FDA: ReGen didn't provide adequate Menaflex data

ReGen Biologics hasn't provided enough data to show that its collagen scaffold knee device is safe, the FDA says in documents posted ahead of a closely watched advisory panel meeting next Tuesday to reevaluate the company's Menaflex device.

Menaflex is a resorbable collagen-based surgical mesh composed primarily of type I collagen. It reinforces damaged or weakened tissue and provides a resorbable scaffold for replacement by the patient's own tissue. It is intended for use in the treatment of medial meniscus injuries. Menaflex was cleared by the FDA in December 2008, but is the subject of controversy because of alleged lobbying that may have played a large role in the device's clearance.

In a report released last September, the agency went as far as to admit that there were "multiple departures" from standard procedures during the 17-year review history of the CS device. "Our ability to assess the effect of these departures on the decision-making process was in many cases undermined by the failure of important decision-makers to sufficiently explain and document the bases for their decisions in an administrative record. This failure constitutes a clear deviation from the principles of integrity used in this review and undermines the ability of the agency to counter the suggestion that lobbying on behalf of ReGen affected the decision."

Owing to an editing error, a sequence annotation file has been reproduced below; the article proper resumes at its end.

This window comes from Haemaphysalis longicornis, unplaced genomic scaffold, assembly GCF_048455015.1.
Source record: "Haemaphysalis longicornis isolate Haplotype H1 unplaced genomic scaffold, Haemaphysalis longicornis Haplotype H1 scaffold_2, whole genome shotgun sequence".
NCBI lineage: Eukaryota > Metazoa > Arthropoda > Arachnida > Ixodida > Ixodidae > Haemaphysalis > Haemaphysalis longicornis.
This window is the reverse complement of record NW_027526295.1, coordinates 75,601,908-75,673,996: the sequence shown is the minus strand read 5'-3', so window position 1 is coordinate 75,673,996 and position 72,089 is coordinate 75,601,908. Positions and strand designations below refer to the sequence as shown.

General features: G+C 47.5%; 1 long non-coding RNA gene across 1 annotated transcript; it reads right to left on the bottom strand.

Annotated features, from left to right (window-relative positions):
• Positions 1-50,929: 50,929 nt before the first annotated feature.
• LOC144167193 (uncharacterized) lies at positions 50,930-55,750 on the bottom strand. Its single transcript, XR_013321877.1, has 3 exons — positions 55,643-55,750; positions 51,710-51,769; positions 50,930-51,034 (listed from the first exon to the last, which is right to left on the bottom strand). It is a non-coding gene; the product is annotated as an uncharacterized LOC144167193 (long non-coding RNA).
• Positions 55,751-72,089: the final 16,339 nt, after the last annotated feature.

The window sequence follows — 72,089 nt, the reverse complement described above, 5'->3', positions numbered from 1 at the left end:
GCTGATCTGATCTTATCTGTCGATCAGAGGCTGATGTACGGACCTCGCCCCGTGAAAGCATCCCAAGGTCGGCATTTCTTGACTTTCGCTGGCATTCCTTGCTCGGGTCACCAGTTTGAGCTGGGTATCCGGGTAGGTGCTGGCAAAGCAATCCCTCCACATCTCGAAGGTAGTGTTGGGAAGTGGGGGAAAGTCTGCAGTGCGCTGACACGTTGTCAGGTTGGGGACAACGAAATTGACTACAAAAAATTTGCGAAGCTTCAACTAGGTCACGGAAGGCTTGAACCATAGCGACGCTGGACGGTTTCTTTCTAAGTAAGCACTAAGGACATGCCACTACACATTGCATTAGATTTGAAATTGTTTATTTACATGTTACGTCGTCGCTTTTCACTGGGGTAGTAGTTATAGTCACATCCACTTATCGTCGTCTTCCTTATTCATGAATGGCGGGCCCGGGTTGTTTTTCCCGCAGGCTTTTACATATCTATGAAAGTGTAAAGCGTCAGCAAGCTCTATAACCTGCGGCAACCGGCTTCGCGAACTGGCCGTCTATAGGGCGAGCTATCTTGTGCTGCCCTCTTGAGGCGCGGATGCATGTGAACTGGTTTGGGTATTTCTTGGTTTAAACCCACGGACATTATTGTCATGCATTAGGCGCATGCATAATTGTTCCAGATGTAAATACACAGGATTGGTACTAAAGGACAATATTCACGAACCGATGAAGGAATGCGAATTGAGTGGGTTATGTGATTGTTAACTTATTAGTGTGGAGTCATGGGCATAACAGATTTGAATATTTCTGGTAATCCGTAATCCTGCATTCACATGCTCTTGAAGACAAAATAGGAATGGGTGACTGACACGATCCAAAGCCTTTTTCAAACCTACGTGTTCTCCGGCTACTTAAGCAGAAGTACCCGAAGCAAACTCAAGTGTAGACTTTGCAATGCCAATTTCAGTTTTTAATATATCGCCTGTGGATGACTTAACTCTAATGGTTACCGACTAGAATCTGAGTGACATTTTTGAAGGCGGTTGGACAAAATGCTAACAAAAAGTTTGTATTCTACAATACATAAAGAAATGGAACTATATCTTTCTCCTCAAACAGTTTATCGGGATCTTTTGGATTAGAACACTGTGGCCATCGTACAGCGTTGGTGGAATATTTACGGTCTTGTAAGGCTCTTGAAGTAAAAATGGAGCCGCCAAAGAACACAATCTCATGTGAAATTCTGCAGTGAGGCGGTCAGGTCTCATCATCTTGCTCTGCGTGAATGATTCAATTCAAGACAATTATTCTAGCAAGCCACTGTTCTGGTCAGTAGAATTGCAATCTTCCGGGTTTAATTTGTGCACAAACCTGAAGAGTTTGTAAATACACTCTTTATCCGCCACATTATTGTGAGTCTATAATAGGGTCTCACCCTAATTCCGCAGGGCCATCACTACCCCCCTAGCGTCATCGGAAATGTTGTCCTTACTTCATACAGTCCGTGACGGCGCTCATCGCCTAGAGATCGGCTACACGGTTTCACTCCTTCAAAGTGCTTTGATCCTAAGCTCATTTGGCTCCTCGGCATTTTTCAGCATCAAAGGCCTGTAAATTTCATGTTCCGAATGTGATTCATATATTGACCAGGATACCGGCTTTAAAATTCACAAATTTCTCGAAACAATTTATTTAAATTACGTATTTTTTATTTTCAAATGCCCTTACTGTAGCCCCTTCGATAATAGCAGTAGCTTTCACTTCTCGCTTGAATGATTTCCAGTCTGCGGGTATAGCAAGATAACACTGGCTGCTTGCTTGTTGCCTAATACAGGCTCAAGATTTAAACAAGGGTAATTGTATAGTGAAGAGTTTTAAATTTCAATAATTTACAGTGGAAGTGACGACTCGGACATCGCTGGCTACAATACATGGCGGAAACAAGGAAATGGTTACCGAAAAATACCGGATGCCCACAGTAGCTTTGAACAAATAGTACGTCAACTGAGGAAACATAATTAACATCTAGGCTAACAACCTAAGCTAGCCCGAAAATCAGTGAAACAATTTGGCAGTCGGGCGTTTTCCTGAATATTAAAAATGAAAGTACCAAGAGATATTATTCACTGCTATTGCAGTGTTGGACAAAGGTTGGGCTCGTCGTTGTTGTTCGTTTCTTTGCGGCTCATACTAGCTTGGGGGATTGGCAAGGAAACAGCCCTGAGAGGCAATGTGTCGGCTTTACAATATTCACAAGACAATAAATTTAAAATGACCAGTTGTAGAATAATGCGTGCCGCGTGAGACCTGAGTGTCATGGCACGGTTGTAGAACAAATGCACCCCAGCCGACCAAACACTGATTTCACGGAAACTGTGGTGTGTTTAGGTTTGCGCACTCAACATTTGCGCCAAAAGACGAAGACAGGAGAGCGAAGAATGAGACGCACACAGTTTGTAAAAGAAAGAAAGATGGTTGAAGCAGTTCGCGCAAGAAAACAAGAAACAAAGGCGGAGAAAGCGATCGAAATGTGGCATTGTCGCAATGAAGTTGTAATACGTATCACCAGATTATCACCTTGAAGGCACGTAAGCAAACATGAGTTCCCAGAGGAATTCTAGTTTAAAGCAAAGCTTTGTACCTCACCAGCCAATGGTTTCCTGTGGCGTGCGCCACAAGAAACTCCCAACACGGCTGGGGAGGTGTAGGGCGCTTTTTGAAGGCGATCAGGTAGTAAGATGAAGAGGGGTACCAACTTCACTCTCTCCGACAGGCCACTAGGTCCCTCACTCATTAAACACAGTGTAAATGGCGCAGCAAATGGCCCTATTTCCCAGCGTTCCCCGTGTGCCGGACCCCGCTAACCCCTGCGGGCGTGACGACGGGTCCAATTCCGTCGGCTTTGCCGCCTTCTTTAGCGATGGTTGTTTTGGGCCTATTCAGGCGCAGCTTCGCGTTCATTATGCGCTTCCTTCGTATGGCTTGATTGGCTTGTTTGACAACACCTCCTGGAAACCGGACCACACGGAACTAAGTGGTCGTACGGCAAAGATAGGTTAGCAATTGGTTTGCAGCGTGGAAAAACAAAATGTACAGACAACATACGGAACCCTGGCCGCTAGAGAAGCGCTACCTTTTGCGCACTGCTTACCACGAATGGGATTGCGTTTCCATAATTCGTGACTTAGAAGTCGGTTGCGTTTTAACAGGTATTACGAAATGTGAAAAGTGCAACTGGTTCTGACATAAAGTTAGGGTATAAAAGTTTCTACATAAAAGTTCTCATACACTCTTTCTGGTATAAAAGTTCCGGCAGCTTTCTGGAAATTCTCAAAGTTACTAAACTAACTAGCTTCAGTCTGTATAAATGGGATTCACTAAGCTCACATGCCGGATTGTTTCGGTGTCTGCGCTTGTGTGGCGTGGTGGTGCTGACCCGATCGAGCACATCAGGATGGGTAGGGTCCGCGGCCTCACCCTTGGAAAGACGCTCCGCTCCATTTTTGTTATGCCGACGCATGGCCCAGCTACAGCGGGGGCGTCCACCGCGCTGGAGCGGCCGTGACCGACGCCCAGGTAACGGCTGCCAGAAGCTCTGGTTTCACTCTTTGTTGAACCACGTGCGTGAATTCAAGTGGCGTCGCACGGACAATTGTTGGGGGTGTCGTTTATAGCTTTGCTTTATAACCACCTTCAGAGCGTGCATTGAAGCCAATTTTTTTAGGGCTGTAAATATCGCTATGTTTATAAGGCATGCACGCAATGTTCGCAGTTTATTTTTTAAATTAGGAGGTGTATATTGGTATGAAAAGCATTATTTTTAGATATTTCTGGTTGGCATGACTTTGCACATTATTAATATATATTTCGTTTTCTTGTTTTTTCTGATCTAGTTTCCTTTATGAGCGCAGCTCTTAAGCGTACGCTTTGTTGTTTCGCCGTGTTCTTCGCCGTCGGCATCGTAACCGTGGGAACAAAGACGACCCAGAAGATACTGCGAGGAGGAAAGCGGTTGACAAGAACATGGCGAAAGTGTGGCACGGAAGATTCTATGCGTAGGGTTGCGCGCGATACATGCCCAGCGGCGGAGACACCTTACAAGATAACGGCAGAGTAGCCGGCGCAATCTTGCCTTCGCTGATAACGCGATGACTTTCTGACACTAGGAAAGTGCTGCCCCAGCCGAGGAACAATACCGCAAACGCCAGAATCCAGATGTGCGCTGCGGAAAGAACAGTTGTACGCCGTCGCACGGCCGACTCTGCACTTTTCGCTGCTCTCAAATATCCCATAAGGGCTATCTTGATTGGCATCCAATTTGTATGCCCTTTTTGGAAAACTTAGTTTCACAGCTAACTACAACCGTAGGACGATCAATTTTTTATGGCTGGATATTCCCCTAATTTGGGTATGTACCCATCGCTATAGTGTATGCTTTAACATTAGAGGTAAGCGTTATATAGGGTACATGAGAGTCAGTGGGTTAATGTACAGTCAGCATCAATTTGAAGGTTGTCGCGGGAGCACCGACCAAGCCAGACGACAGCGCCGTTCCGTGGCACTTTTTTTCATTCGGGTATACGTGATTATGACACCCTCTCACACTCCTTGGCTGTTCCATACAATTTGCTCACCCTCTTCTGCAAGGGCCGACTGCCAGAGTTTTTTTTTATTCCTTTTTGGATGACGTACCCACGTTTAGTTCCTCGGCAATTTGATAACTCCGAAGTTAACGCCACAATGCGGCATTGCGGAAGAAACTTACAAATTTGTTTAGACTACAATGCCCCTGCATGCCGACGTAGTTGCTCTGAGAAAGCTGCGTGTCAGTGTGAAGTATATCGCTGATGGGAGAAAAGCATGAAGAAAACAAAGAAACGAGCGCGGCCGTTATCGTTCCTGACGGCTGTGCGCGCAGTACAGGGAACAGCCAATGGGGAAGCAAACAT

In light of this admission, the FDA is now reanalyzing Menaflex--and it doesn't necessarily like what it sees. "Overall, the FDA believes that sponsor did not provide adequate pre-clinical mechanical testing data to clearly demonstrate safety against mechanical failure of the CS device," the agency says in materials posted ahead of the meeting.

Furthermore, when compared with Restore and TissueMend devices, Menaflex "withstands substantially less force prior to failure," the regulator notes.

Not surprisingly, the company disagrees with the FDA's assessment: "The CS successfully fulfills its intended use of tissue reinforcement as evidenced by significant new tissue filling the meniscal defect and statistically significant improvements in pain, function, self-assessment and activity level from pre-operative status," the devicemaker says in its own pre-meeting documents.

- check out the FDA's briefing materials
- see the company's briefing materials
- read the Wall Street Journal's coverage

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